Conspiracy theories – thinking that an event did not occur and not accepting the simple, broadly held and scientifically based explanation for the occurrence, phenomenon or event – vary in their origin. For example, an opponent of NATO would perhaps be likelier to say that NATO and the United States control the climate with the help of HAARP (High-frequency Active Aural Research Program), while some would persist that some other means of technology held by unknown others control meteorological conditions.

Suffice to say, a person belonging to either aforementioned group would be less willing to accept the scientific evidence that we, as a species, have affected the climate of our planet in such a way that it causes periods of unusual droughts, floods, storms, rainfall and would be less likely to accept that it is possible for any given year to show certain temperature fluctuations, deviating from the statistical norm. Whilst this may be a simplified explanation of a conspiracy theory, it serves its purpose for the contents of this article.

It is very easy to get involved in conspiracy theories, probably easier than we´d like to think. Have you ever come across an opinion on the Internet which seems so farfetched to you but the more you research and the more you engage yourself in what began as an irrational claim, it suddenly becomes rational, connected and even logical? Complex global economic situations, oil wars, the Cold War aftermath of espionage and counter-espionage, a world on the brink of major conflicts for decades, changes in the balance of power and new scientific revolutions – all these events are often incomprehensible and each and every one of us seeks an explanation to better understand and to perhaps fit our own worldview.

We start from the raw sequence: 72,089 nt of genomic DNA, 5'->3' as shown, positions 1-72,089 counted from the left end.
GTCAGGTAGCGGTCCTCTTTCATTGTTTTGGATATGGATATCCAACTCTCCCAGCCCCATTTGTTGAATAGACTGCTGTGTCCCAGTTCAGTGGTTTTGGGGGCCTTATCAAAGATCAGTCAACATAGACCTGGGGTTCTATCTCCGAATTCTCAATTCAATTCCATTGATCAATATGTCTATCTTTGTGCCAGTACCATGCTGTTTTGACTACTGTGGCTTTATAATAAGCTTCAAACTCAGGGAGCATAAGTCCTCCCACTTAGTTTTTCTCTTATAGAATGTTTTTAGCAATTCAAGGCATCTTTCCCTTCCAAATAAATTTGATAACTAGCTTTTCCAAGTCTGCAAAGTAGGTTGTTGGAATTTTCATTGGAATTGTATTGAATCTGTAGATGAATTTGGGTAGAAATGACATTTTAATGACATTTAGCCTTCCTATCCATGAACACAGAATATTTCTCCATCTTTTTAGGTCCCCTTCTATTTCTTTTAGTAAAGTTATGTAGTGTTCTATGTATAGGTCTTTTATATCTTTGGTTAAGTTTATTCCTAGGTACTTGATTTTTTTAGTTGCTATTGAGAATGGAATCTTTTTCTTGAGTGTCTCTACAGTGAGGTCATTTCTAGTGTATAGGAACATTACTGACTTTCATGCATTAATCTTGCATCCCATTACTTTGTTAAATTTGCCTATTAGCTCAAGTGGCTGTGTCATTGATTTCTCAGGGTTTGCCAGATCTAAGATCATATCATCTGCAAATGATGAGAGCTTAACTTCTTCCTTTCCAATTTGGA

A basic precondition for survival is understanding the world around us. However, there are varying mechanisms by which people try to achieve this. Education, science, religion and art are hundreds and even millennia old systems through which we, as people, have sought an understanding of the world but the modern world is becoming ever more complex. If those systems do not change with the times, those systems fail to provide us with a sufficiently adequate basis for understanding the modern world which, in turn, causes a collision between our knowledge and new information. A way to solve this problem of cognition could be solved by choosing one of the already existing systems, for example either religion or science.

However, it is entirely plausible that someone can be both religious and a proponent of evolution and the Big Bang theory. A popular misconception is that scientists are always atheists thus we assume that someone who is scientifically oriented cannot be religiously oriented or vice versa. Another method of dealing with the complexity and enormity of information is explaining events, or even understanding them, in the form of man-made conspiracies against humanity, the existence of an invisible agreement within the circles of power against the rest of us. The so called conspiracy theories.

conspiracy theories


Since the dawn of man, conspiracy theories have abounded. From a rumor in a cave to the assassination of JFK, the death, and consequent sightings, of Elvis Presley, chemical dusting programs, the global hegemony called the “New World Order”, ancient aliens and reptile humans, people have sought, and created, various theories that fit with their own understanding and worldview. Whilst most of us can shrug them off as being fiction the more serious aspect of conspiracy theories is the interpretation of scientific knowledge and fact as being part of said manipulation by the circles of power. Those theories, for example, center on the issues of  vaccination, the theory of suppression of alternative medicines and the existence of “Big Farm.” They include the belief that some diseases are artificially created, that there are deliberately caused man-made epidemics and the denial of climate change.

In today´s day and age, with countless social networks (and Covid 19), we often come across comments such as; “How do you know that the flu is coming? And more dangerous than before? How can these journalists know that a deadly flu is coming? It surely means that mutations are intentionally made and placed amongst people. It used to be a natural cold without any hints. It’s no wonder that everything goes wrong when it’s another experiment performed on humans.”